3. Optimize your post around your keyword.

Once you have your target keyword, you need to optimize your post around it. Your keyword should appear in the following:

  • SEO Title Tag
  • URL
  • Meta Description
  • Article Title
  • Subheadings
  • Image Titles & Alt Text
  • Body Content

SEO Title Tag

If and when your content appears on a search engine results page (SERPs), the SEO Title Tag is often the first thing noticed. The title tag appears as the name of the webpage and is clickable to the link destination. There is no limit to its length; however, Google only shows up to 70 characters in its SERPs. If your SEO title tag is longer than 70 characters, rearrange the wording to include the keyword in the beginning.


The URL is not the most critical location for keywords, but it is one of the first places your keyword appears. It is another indicator to Google and your blog visitors of your content subject. Not only does the URL appear at the top of a webpage in the address bar, but it appears beneath the SEO Title Tag on SERPs.

Meta Description

Your selected keyword should appear in the meta description. Also featured on SERPs, the meta description is the text found beneath the URL. It combines using the keyword and enticing your readers with a description worthy of a click.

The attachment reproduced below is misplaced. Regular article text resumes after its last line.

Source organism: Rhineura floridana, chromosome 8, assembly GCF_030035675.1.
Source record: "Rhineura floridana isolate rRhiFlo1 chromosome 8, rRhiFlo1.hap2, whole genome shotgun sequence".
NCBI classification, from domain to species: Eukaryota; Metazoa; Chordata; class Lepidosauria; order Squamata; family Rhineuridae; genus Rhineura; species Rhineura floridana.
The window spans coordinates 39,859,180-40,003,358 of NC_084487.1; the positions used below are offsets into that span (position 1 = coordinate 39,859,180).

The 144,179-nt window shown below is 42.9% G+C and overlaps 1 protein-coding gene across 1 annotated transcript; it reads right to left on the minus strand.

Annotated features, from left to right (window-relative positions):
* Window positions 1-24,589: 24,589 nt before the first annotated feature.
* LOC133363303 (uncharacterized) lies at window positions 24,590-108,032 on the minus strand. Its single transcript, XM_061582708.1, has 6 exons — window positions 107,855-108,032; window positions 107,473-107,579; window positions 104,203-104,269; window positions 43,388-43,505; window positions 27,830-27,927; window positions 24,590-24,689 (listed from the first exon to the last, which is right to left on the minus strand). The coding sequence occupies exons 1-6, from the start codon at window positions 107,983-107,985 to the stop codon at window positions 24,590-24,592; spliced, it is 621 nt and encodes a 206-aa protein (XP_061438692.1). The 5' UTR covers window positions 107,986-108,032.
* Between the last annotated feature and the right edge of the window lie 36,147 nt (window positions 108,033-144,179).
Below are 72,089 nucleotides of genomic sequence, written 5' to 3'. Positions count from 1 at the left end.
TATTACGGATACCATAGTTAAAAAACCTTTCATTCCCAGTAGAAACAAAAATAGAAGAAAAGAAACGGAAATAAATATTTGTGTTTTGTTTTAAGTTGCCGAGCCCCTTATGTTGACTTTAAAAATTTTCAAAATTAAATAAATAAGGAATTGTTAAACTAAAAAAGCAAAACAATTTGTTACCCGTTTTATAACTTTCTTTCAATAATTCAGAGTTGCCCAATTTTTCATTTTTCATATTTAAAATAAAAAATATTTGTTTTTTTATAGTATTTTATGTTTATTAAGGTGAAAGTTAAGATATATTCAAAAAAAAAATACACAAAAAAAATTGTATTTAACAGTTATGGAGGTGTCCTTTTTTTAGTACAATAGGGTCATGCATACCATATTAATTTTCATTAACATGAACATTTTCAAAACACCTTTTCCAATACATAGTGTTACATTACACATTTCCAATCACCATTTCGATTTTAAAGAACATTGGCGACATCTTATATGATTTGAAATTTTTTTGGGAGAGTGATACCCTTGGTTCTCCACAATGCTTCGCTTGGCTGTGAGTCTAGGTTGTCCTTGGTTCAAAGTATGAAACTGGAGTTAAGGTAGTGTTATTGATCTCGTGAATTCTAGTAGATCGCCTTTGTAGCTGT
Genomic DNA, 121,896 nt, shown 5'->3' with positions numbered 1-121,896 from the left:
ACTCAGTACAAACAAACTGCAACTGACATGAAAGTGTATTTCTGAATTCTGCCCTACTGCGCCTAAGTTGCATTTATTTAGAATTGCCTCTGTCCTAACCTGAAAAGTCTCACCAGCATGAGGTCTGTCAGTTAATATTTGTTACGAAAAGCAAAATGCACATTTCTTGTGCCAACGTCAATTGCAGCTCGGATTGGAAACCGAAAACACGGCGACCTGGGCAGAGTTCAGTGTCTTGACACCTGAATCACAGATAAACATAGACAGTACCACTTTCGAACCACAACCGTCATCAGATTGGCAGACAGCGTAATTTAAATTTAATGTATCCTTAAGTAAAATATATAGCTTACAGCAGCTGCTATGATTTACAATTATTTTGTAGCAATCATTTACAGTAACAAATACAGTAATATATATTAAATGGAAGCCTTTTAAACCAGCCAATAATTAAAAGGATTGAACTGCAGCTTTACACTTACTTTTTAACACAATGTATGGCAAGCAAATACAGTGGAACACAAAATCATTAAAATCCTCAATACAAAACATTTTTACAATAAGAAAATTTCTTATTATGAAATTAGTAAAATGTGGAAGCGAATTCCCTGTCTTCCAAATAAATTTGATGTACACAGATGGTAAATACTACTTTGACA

Article Title

The title of the page after readers click through to your content is the article title. Aim to use your keyword here as naturally as possible. If you’re still coming up with an awkward variation, rephrase your title while keeping as much of the keyword intact.


Before a reader commits to all of the content on a webpage, they’re going to skim through. Using subheadings makes it easier to digest information in a short amount of time. Include keywords in subheadings to help visitors evaluate how relevant your content is to them.

Image Titles & Alt Text

Don’t downplay the importance of optimizing images with keywords. Images are one way that people find your content. When saving images for your blog posts, use your keywords in the title. The second image-related place to use your keyword is in alt text. Alt text describes your image and is used to help make your content accessible for people with disabilities. Yes, your alt text should use your keyword, but it should be descriptive enough in case your image can’t be viewed.

Body Content

Keyword density is the number of times your keyword appears in the content and is often represented by a percentage. There is no target number for this. Instead, create your content with both your reader and keyword in mind. Afterward, revisit your content and see if you can naturally add your keyword without keyword stuffing. For a place to start, aim to include your keyword every 100-200 words.

4. Create new, quality content.

Ranking in search engines is all about competition. You might ask, “how do I rank higher,” but your real question is “how do I rank higher than others?” Appealing to your target audience and optimizing your post based on your keywords need to be done in conjunction with creating quality content to beat out your competition.